This work was supported by Clinical Cohort Study of Myasthenia Gravis, National Key R&D Program of China, Precision Medicine Project (No. 2017YFC0907700).
Conflict of Interest
The authors declare that the research was conducted in the absence of any commercial or financial relationships that could be construed as a potential conflict of interest.
The Supplementary Material for this article can be found online at: https://www.frontiersin.org/articles/10.3389/fneur.2020.594152/full#supplementary-material
MG, myasthenia gravis; OMG, ocular myasthenia gravis; GMG, generalized myasthenia gravis; CsA, cyclosporine A; TAC, tacrolimus; AEs, adverse events; MGFA, Myasthenia Gravis Foundation of America; MG-ADL, MG-specific activities of daily living scale; QMG, quantitative MG score; MGFA-PIS, MGFA post-intervention status; IQR, interquartile range; 95%CI, 95 % confidence intervals; CIPS, calcineurin-inhibitor induced pain syndrome.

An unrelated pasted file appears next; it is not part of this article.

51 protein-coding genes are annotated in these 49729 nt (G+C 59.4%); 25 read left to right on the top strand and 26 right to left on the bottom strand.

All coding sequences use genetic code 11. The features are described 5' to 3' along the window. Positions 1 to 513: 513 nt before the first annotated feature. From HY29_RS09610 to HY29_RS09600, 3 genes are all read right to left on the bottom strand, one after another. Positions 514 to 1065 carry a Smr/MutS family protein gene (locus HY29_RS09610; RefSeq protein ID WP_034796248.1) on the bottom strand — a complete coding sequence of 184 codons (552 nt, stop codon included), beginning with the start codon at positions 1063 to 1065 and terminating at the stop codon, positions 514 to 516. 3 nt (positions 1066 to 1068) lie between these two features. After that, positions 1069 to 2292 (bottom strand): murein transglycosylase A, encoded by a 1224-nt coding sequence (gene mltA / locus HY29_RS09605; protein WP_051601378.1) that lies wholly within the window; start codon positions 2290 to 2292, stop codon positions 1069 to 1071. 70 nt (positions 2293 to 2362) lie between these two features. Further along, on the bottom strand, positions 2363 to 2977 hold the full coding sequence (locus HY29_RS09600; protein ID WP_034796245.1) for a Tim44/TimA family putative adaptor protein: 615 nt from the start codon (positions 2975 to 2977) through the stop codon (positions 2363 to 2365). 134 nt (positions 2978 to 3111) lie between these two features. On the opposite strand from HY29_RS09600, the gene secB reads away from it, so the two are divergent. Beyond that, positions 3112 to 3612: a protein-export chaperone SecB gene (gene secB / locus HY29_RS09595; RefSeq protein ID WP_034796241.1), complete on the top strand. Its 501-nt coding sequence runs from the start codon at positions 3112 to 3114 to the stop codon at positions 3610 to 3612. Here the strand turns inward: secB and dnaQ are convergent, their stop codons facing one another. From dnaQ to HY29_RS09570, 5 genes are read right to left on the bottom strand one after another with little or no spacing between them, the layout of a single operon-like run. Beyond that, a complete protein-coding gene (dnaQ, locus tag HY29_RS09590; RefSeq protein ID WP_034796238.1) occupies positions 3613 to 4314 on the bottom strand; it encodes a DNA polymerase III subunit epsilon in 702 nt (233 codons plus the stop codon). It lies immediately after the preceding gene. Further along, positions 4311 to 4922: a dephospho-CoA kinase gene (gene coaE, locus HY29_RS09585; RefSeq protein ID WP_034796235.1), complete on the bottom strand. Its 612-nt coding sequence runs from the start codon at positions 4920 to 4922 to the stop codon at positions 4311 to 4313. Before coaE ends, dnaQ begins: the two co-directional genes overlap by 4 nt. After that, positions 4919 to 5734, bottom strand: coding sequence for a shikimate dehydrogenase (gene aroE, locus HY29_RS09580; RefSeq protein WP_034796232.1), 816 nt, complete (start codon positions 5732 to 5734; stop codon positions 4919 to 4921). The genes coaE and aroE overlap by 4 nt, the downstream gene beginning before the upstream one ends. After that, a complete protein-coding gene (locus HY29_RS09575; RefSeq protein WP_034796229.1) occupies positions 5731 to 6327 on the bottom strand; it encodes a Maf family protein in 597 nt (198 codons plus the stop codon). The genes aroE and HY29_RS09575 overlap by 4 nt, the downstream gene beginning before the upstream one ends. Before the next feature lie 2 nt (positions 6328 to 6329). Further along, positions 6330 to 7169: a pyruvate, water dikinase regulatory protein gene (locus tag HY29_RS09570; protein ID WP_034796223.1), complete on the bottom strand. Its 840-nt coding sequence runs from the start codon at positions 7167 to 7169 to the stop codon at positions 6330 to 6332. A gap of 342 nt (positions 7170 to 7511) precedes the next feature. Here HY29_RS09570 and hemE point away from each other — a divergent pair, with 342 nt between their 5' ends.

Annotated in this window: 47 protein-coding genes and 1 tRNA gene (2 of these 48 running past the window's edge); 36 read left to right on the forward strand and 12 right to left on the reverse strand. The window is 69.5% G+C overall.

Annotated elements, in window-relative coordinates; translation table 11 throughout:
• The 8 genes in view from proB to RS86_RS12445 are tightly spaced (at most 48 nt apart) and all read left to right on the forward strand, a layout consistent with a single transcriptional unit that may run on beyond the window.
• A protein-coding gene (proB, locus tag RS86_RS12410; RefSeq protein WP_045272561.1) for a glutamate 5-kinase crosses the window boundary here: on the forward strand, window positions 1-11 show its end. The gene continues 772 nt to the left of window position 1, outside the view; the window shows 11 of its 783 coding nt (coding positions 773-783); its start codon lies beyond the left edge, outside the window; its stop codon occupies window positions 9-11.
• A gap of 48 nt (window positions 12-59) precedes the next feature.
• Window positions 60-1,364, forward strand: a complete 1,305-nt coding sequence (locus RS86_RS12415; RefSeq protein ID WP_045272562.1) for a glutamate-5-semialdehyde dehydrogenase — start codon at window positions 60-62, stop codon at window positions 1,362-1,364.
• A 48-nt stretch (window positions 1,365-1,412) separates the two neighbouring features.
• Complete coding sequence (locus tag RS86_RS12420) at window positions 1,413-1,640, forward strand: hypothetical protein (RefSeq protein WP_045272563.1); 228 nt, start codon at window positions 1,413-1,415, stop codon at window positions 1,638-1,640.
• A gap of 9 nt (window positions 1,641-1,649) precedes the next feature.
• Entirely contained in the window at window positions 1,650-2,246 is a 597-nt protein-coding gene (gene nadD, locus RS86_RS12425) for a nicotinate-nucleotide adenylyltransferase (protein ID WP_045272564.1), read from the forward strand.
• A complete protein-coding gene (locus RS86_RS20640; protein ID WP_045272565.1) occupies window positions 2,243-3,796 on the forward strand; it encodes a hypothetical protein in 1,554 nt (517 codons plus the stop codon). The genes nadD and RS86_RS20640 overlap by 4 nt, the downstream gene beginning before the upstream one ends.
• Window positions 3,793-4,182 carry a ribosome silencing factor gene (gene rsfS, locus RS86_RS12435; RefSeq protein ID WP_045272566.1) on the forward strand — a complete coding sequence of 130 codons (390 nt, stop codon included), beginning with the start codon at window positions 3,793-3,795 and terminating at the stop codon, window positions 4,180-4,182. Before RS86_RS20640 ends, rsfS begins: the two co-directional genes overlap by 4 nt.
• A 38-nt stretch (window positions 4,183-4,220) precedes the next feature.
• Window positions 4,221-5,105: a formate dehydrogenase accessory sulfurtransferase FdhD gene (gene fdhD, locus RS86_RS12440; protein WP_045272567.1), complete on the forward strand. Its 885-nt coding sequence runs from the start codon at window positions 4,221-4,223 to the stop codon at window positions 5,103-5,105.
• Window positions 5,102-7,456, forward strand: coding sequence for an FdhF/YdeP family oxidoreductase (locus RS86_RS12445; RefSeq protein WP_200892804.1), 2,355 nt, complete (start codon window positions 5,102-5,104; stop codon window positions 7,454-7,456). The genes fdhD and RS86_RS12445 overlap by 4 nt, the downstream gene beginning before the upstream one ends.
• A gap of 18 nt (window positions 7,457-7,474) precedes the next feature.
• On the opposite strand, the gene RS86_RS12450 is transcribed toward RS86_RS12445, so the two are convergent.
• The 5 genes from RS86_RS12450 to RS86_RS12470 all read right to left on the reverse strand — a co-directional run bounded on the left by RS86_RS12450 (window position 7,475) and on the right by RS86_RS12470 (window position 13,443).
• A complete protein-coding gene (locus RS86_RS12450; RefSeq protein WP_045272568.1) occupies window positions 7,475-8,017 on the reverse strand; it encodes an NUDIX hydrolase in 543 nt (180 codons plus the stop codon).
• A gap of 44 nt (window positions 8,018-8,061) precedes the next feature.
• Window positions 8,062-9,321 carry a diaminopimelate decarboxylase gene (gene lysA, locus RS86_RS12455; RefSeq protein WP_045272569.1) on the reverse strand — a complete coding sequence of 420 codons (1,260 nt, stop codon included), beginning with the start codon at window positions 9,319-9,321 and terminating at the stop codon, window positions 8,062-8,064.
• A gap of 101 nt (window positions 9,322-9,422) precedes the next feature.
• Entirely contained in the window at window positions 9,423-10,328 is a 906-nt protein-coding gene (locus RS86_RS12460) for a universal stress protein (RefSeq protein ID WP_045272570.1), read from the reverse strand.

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Keywords: myasthenia gravis, tacrolimus, monotherapy, clinical effectiveness, adverse events
Citation: Fan Z, Li Z, Shen F, Zhang X, Lei L, Su S, Lu Y, Di L, Wang M, Xu M and Da Y (2020) Favorable Effects of Tacrolimus Monotherapy on Myasthenia Gravis Patients. Front. Neurol. 11:594152. doi: 10.3389/fneur.2020.594152
Received: 12 August 2020; Accepted: 24 September 2020;
Published: 27 October 2020.
Edited by:Nils Erik Gilhus, University of Bergen, Norway
Reviewed by:Naoki Kawaguchi, Chiba University, Japan
Carmelo Rodolico, University of Messina, Italy
Copyright © 2020 Fan, Li, Shen, Zhang, Lei, Su, Lu, Di, Wang, Xu and Da. This is an open-access article distributed under the terms of the Creative Commons Attribution License (CC BY). The use, distribution or reproduction in other forums is permitted, provided the original author(s) and the copyright owner(s) are credited and that the original publication in this journal is cited, in accordance with accepted academic practice. No use, distribution or reproduction is permitted which does not comply with these terms.
*Correspondence: Yuwei Da, firstname.lastname@example.org
†These authors have contributed equally to this work